February 7, 2017
“We stand together!” was the mantra of the day.
In the aftermath of a divisive election, and in the wake of a ban on refugees and immigrants from predominantly Muslim countries, these words were music to many ears at the D.C. Interfaith Leadership Summit on Sunday, January 29. More than 200 young religious leaders from all different faiths gathered together to share their lives and faiths with one another. Breakout sessions included discussions about theology, scripture, healing rituals, and social justice.
The aim of this annual summit is to build bridges and create common ground, so that the differences that we have can be seen as a beautiful diversity based on common values rather than an ugly division based on competing principles. And I noticed very clearly the commonality that we have, from our view of God, the way we interpret our scriptures, and the way that we care for ourselves and one another.
There are many protests and demonstrations occurring in this time to stand up for Christian (and human) values. And these are very important as immediate reactions to what is happening in the world. But this Summit has a more long-term outlook. In order to avoid the xenophobia that is so prevalent in our society, this annual gathering (now in its fifth year) allows people of different faiths to meet, know, and understand one another.
I certainly found this to be the case. I met somebody from the Baha’i faith for the first time. And I had some wonderful encounters with Jews, Muslims, Mormons, Buddhists, Hindus, and Sikhs (and probably others!). And so now the next time I hear about a faith tradition on television or in the news, I will have a friendly face that I can associate with it. And I won’t be so afraid.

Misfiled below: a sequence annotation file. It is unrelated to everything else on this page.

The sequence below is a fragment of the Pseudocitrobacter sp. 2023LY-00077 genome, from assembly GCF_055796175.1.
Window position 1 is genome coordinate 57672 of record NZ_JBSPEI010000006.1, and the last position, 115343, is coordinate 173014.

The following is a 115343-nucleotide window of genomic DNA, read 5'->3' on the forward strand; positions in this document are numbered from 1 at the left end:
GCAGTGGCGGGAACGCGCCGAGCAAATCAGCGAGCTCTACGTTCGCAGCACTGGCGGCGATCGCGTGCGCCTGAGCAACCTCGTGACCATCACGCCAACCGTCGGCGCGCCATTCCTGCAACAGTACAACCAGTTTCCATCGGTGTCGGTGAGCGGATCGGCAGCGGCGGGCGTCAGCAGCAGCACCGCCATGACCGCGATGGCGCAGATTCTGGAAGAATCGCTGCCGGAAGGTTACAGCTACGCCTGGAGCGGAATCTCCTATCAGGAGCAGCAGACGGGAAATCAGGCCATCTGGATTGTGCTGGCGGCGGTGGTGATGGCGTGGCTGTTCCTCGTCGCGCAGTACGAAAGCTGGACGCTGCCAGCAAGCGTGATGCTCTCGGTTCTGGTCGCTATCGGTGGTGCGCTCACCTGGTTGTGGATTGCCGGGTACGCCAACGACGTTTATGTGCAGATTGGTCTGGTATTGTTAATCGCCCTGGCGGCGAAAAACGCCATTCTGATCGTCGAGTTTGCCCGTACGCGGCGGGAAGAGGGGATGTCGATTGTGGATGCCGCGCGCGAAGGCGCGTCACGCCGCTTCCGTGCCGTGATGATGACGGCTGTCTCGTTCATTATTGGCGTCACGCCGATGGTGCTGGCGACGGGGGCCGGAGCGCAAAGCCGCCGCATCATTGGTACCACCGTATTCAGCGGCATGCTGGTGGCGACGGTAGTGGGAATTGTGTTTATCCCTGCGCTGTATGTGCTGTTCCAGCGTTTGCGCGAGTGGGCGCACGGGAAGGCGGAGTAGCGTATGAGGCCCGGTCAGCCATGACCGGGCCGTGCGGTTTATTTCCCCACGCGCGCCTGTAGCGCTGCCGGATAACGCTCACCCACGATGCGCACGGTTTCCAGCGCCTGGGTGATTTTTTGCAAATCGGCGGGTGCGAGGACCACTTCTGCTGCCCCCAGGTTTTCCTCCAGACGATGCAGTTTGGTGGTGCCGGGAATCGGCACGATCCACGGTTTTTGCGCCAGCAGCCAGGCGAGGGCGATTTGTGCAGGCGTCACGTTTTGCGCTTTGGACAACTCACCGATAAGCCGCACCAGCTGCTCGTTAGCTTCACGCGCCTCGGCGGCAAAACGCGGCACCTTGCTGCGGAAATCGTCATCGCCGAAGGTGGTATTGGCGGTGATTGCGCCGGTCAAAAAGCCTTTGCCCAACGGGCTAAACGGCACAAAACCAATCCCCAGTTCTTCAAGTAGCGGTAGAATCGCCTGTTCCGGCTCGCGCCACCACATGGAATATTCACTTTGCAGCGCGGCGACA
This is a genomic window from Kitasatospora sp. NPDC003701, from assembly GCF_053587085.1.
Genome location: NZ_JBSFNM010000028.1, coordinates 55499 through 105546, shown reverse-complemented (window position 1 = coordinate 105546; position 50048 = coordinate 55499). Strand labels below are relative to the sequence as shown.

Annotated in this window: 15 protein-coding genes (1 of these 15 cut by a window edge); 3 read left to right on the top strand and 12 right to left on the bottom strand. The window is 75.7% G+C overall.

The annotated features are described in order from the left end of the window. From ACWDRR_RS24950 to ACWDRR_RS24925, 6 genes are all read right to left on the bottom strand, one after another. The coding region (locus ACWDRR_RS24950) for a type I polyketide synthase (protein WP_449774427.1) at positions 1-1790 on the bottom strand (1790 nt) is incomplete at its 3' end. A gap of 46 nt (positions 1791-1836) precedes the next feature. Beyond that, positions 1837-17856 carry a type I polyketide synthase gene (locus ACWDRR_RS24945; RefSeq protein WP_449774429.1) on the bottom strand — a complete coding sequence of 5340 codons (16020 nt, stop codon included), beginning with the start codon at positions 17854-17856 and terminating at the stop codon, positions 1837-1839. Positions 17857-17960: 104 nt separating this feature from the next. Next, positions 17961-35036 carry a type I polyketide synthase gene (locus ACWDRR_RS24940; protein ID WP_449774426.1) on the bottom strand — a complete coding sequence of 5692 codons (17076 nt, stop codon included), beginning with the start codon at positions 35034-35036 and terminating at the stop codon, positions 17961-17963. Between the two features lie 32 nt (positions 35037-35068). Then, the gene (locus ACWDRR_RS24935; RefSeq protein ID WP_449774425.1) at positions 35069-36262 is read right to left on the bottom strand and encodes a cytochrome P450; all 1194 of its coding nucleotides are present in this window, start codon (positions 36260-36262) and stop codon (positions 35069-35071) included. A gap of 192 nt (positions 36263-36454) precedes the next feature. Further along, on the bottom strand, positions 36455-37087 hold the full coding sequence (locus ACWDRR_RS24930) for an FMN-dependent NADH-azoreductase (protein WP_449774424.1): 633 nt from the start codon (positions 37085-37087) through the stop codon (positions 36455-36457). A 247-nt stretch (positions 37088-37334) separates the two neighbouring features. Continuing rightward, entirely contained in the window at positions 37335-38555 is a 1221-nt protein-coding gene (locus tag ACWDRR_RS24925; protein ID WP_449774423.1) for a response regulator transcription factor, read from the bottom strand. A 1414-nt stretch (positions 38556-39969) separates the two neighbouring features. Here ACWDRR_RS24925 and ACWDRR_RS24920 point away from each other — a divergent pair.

Fear seems to be a dominant emotion when we talk about terrorism or immigration. We tend to fear the unknown, and we instead want security. Recent polls attempt to determine if people think new laws or executive actions will make us more safe or less safe. But if we are looking from a Christian lens, then we are seeking the wrong things.
Of course, there’s nothing wrong with wanting a peaceful and safe society for ourselves and our children. But we must remember that there’s no such thing as perfect safety in this world. And Christ never promised this. Instead, He asks us to welcome the stranger, and He promises that He will always remain with us when we do.
So while we process immediate news, let us also think to the future. How can we create a society based more on love than on fear? Reach out to somebody not like you, get to know them, and stand in their shoes. Stand with them, so we can all stand together.
Michael Cruickshank, C.S.P., is a Paulist seminarian based at our House of Mission and Studies in Washington, D.C.